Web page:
A learned man once went to a Zen teacher to inquire about Zen. As the Zen teacher explained, the learned man would frequently interrupt him with remarks like, “Oh yes, we have that too…”. Finally, the Zen teacher stopped talking and began to serve tea to the learned man. However, he kept on pouring, and the tea cup over-flowed. “Enough!” the learned man once more interrupted. “No more can go into the tea cup!” “Indeed, I see”, answered the Zen teacher. “If you do not first empty your cup, how can you taste my cup of tea?”
I hope my comrades will read the following paragraphs with open-mindedness, leaving all the burdens of preconceived opinions and conclusions behind – this act, by the way, has in itself a liberating power – on the other hand, do relate this article to yourself because although it is about JKD, it is primarily concerned with the blossoming of a martial artist – and not a “Chinese” martial artist, a “Japanese” martial artist, and so forth, and so on. A martial artist is first a man, which we ourselves; nationalities have nothing to do with martial art. I am asking you not to accept or nor to deny what is said; all I ask is that you suspend judgement and listen choicelessley.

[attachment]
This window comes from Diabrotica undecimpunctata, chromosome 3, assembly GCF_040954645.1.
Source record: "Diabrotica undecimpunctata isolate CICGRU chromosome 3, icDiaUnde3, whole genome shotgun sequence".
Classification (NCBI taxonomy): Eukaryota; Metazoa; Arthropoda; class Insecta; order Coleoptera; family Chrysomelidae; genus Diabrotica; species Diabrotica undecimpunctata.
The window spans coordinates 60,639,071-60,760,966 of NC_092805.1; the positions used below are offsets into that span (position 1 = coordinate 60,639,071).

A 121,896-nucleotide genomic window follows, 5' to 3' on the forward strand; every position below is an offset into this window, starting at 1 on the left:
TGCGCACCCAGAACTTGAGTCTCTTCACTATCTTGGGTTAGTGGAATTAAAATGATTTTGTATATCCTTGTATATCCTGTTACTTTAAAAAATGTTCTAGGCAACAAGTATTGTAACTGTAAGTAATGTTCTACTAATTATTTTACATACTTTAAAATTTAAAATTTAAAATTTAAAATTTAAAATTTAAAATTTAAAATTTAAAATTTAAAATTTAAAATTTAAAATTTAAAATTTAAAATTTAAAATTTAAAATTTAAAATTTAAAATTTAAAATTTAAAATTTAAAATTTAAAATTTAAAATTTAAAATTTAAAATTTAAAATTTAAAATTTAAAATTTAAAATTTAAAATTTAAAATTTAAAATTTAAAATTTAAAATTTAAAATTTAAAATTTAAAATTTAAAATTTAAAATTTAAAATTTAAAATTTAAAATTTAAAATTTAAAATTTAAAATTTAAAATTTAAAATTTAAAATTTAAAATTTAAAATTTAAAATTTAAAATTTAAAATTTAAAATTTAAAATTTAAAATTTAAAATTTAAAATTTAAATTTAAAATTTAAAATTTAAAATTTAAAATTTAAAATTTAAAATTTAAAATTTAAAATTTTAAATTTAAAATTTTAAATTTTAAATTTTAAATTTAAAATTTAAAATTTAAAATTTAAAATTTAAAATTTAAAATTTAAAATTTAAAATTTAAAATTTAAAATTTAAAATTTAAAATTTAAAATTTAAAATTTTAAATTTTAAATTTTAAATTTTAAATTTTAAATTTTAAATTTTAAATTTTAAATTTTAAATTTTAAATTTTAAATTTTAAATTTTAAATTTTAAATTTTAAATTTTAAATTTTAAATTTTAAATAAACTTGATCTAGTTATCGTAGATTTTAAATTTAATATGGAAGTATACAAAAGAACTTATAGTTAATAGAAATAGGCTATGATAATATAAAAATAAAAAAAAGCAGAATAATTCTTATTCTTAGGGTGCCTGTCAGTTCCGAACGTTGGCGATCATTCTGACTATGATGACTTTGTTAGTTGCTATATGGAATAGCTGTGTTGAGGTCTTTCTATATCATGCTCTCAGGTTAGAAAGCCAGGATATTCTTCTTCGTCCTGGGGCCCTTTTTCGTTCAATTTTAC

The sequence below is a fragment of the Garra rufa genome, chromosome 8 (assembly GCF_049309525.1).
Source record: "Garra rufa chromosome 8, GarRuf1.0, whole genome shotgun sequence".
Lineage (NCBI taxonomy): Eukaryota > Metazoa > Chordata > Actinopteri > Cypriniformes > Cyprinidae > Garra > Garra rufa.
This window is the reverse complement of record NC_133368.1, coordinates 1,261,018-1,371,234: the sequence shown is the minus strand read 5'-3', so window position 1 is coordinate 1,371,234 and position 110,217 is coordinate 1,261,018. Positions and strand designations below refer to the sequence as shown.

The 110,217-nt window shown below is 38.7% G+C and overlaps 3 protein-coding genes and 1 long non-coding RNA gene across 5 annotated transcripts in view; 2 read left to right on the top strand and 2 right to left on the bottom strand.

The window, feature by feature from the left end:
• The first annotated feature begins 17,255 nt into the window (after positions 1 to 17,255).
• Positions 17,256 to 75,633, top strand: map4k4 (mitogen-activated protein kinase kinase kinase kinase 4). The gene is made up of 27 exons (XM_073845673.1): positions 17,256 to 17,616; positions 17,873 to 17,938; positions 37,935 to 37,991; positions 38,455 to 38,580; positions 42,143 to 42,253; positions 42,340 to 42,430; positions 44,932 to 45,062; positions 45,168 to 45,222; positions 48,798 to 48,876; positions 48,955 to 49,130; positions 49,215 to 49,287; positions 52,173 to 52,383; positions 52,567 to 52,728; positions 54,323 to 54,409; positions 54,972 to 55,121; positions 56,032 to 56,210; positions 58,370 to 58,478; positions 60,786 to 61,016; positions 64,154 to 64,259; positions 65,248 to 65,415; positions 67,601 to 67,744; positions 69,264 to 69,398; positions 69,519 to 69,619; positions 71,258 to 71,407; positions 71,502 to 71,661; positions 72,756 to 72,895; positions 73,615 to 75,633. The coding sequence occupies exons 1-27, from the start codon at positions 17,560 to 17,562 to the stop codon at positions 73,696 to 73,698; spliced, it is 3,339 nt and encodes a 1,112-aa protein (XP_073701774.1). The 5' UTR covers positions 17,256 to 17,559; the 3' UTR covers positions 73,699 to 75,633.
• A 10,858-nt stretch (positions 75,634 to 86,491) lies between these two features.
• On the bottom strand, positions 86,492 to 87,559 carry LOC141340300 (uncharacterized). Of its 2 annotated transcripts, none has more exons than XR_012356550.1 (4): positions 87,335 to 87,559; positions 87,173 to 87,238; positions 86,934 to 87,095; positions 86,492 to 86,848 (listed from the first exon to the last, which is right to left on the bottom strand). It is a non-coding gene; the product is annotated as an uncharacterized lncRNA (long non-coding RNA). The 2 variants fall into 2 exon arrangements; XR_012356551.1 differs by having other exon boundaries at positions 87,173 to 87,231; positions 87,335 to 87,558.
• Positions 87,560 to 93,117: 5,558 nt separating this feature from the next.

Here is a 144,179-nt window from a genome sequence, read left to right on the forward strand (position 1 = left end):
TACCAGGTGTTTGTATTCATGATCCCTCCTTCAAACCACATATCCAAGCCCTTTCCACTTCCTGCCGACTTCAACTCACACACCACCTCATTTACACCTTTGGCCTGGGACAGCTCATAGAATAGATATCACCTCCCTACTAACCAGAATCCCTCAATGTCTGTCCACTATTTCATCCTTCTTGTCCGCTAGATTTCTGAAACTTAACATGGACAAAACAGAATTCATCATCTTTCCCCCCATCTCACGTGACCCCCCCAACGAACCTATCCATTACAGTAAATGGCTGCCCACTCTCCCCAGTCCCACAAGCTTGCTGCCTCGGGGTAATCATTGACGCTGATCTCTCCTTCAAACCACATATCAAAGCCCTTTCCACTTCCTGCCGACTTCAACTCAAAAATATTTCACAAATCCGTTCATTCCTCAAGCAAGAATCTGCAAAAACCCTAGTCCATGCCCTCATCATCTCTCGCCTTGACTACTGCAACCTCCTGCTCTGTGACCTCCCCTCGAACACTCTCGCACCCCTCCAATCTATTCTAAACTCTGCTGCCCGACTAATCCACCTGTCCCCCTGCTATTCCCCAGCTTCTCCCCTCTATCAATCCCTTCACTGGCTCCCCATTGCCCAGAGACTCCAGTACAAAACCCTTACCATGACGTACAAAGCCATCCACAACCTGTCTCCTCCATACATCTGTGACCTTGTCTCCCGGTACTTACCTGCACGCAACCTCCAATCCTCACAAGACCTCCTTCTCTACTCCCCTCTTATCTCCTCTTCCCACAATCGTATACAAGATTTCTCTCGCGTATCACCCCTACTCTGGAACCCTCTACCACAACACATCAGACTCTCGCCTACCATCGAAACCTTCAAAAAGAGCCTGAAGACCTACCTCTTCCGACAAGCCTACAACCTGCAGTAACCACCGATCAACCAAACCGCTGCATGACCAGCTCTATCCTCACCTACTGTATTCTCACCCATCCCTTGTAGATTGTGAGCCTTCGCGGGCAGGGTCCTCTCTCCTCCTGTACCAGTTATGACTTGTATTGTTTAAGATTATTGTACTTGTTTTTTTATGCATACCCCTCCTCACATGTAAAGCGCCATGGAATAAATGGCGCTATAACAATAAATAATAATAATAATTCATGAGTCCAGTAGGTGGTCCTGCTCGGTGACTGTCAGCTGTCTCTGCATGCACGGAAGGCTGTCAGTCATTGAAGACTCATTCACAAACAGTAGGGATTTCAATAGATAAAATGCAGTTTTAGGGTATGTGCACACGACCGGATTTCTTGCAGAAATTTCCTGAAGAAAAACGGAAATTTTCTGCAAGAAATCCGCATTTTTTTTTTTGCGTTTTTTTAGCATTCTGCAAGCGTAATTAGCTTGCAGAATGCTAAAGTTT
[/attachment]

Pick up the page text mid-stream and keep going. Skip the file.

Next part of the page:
Supposing several persons who are trained in a different combative arts have just witnessed a fight. I am sure we will hear different versions of it afterwards. The consequence is quite understandable, for one cannot see a fight “as is” because he will see the fight according to the limits of his particular conditioning-say from the point of views of a boxer, a wrestler, a karateka, a judoka, a gung fu man, or anyone who is trained in a particular method. Every attempt to describe the fight is really an intellectual and emotional reaction, a partial idea of the total fight; in this case, the reaction depends on one’s likes and dislikes. Fighting is not something dictated by your conditioning as a Korean martial artist, a Chinese martial artist, and so forth, and so on. True observation begins when one is devoid of favorite set patterns, and freedom of expression when one is beyond systems.
Bruce Lee, Artist of Life